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I-70's STORIES: Safety, mounting delays driving motorists away from I-70
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I-70's STORIES: Safety, mounting delays driving motorists away from I-70

From the I-70's Stories: Behind the numbers, there are people series
  • 3 min to read
I-70's STORIES: Safety, mounting delays driving motorists away from I-70

Tribune-Star/Joseph C. Garza Maintaining a safe highway: Indiana State Police Trooper Ted Robertson uses the radar system in his truck to check the speeds of passing motorists on Thursday on I-70, east of the Exit 11.

EDITOR'S NOTE: This story first appeared in the Tribune-Star in December, 2014.

Avon resident Rich Schneirov used to drive Interstate 70 to Terre Haute, where he is a history professor at Indiana State University.

Now, he takes U.S. 40, for two reasons: it’s safer, and I-70 is unpredictable, especially during construction season. He makes the trip two to three times a week.

When construction season is under way, “There is no advantage anymore” in terms of saving time, he said. Schneirov has found that it typically takes an extra five to 10 minutes on I-70 when road construction is ongoing.

U.S. 40 takes five to seven minutes longer when there is no construction on the interstate, he said.

Also, if he takes I-70 during construction season, he risks being later for class in the event of unexpected traffic delays.

The overriding concern, though, is safety. With all the semis on I-70, “It’s dangerous,” he said. “I had a truck tire blow up in front of me and destroy the front part of my car. I thought debris would go through my windshield.”

On I-70, “you have to be much more attentive to the dangers of driving than you do on U.S. 40,” where the legal speed is lower and there are far fewer semis.

For Schneirov, safety has become the most important consideration.

Though there has been construction on U.S. 40 in Brazil, “I’ve never had any problems with construction in Brazil slowing me up in either the morning or evening.”

The trip on U.S. 40 takes about one hour and 20 minutes. He’s been on the ISU faculty about 25 years, 15 of which he’s spent commuting.

Ron Carpenter, executive director of the ISU Foundation, lives in northeast Indianapolis and makes the drive to Terre Haute about twice a week, staying in an apartment while here.

Typically, he’ll get up early Monday and leave about 5:30-5:45 a.m. for the drive to Terre Haute, which minimizes the amount of traffic he’ll encounter on I-70. He’ll stay that night, then make the return trip Tuesday evening. Driving home during the height of rush hour “is a challenge,” he admitted.

The university and foundation have office space in Indianapolis, and he typically works there Wednesdays.

On Thursday morning, he’ll again leave home early and make the trip to Terre Haute and return home Friday night.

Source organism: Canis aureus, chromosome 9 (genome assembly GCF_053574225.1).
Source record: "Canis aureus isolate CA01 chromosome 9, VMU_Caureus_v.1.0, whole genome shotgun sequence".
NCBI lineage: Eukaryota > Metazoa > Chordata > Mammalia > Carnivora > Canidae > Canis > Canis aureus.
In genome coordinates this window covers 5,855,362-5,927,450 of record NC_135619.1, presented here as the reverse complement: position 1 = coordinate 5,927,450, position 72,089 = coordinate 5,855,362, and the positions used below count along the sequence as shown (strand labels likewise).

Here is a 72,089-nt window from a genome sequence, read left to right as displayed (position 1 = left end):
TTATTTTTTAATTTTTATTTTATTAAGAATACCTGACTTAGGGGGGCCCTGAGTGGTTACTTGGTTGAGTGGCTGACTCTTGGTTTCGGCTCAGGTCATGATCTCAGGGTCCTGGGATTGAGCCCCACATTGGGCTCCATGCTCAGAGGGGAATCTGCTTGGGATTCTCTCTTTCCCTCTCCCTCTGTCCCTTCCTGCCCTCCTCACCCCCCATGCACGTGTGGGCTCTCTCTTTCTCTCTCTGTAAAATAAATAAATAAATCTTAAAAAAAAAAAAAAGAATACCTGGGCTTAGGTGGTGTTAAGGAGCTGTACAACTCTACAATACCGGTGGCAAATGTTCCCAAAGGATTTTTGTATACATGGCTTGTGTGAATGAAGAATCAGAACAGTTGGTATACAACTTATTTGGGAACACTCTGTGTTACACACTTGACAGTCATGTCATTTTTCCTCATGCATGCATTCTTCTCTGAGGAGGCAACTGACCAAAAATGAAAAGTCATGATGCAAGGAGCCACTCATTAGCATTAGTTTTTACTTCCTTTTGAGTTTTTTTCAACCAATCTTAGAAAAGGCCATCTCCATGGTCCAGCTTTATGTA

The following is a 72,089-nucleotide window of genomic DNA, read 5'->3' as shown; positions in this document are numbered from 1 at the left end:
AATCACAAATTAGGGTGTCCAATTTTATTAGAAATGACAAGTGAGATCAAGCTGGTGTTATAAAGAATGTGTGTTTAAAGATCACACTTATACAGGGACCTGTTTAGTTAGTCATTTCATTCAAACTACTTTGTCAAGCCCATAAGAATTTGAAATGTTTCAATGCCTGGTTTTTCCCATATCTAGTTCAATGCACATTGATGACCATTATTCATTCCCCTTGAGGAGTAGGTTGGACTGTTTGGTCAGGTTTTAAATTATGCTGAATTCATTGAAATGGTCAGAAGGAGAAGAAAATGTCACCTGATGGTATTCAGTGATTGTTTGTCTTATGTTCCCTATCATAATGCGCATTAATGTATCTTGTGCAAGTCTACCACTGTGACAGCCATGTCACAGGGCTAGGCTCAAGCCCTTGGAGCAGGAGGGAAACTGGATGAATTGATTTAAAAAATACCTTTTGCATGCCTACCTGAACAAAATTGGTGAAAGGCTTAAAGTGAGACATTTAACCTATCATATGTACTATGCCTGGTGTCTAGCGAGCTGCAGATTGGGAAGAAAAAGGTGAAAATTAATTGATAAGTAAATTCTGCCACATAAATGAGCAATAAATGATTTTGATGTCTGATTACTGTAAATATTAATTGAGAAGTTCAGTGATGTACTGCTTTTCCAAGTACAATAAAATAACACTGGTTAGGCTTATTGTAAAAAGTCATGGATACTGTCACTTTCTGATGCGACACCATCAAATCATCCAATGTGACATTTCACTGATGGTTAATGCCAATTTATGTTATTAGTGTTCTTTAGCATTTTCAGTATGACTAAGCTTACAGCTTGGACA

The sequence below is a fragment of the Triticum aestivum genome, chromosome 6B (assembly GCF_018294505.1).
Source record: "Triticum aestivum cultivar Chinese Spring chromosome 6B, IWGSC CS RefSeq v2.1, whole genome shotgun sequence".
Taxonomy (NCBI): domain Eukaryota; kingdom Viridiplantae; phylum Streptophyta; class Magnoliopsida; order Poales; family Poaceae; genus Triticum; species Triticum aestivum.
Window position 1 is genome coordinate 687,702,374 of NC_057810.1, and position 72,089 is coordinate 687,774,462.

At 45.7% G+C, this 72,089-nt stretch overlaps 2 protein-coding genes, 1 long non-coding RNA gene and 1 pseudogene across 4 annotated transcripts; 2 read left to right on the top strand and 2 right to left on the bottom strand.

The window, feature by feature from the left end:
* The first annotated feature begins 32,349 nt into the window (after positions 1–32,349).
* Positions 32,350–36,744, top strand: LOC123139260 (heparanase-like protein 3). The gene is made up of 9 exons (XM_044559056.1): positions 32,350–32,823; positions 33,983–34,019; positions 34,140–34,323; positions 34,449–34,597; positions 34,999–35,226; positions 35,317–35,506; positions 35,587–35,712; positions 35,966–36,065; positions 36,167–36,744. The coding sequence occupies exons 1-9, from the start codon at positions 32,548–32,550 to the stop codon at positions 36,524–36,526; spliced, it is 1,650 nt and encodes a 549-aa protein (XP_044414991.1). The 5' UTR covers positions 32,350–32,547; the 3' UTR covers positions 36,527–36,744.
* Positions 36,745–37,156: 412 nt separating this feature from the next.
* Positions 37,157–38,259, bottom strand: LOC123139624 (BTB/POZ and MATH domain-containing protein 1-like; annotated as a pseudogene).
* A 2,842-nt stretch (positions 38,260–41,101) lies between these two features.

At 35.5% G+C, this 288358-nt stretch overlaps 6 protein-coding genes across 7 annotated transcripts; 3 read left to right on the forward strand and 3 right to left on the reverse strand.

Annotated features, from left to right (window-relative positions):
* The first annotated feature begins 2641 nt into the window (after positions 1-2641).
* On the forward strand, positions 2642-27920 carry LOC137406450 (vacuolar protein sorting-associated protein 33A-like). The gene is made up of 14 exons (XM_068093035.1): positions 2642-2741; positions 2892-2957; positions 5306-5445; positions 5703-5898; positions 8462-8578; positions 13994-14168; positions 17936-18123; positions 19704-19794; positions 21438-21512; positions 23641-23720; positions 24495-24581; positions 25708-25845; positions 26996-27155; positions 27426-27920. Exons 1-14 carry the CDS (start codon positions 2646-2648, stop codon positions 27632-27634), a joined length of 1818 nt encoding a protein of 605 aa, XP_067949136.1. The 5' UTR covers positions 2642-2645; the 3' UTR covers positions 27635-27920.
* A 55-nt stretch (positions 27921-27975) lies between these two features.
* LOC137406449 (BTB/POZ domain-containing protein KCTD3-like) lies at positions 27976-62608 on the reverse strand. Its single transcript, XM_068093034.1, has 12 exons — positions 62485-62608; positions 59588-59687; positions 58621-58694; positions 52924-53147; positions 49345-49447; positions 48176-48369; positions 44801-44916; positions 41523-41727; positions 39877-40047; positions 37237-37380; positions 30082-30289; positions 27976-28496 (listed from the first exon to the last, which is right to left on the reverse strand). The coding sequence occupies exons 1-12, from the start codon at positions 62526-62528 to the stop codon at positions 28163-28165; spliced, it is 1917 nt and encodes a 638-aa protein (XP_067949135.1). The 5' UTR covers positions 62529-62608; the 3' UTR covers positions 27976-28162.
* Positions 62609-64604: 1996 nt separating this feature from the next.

He’s been commuting for about three years and “I’m looking forward to it being over,” he said. After his youngest child graduates high school, he and his wife may move closer to Terre Haute or at least to the west side of Indianapolis.

Driving to Terre Haute in the early morning hours “saves me a lot of headaches,” he said. But driving back to Indianapolis during rush hour takes a toll.

He’s encountered slow, and stopped, traffic. “I’ve sat on the highway 45 minutes,” he said. “It is what it is.” He’s aware of some of the “horrible” accidents that have occurred on the interstate.

Periodically, he’ll take U.S. 40. “I’m more of a gambler” than some others who make the drive, he said.

When he first began commuting for the ISU foundation post, his wife would call and ask, “Did you get there safely?”

This past year, “I’ve noticed a lot more state police in medians and having their [emergency] lights on” as drivers approach construction zones and lanes merge into one, he said. “I think that has helped slow down semis.”

Truck driver Justin Biddle of Terre Haute agrees that the visible police presence has had a positive effect.

He believes the Indiana Department of Transportation and Indiana State Police have taken appropriate measures to keep the highway safe when construction is under way. At construction zones, there is “a heavy police presence” and INDOT has provided signage miles in advance to warn motorists they are approaching a construction zone and will need to merge.

Biddle, an employee of Morris Trucking, drives a semi to Indianapolis two or three times a month.

When I-70 construction is ongoing, his advice to motorists is to “slow down, pay attention and put the phone down.” He believes that would cut down on many problems.

He’d like to see a third lane of traffic each way, eastbound and westbound, from Effingham, Ill., to Indianapolis. “I think it would help.”

During construction season, Biddle tries to take the back roads instead of I-70. “There are plenty of alternative routes.”

He’s been a trucker for 13 years and has worked for Morris Trucking for seven.

The construction is “a hassle,” he said, and he’s not sure why there’s so much of it and in what appears to be the same areas.

Biddle has special advice for car drivers maneuvering around semis. “Give us room. Don’t tailgate or cut us off,” he said. When passing, pass and move on. “Don’t hang around us ... if we have an emergency and a car beside us, we have nowhere to go,” the trucker said.

Because construction ended Dec. 1 for the winter and barrels removed, “It’s pretty smooth sailing” on I-70 right now,” Biddle said.

Sue Loughlin can be reached at 812-231-4235 or at sue.loughlin@tribstar.com Follow Sue on Twitter @TribStarSue.

Click here for a full-sized interactive Accident Report graphic shown below.

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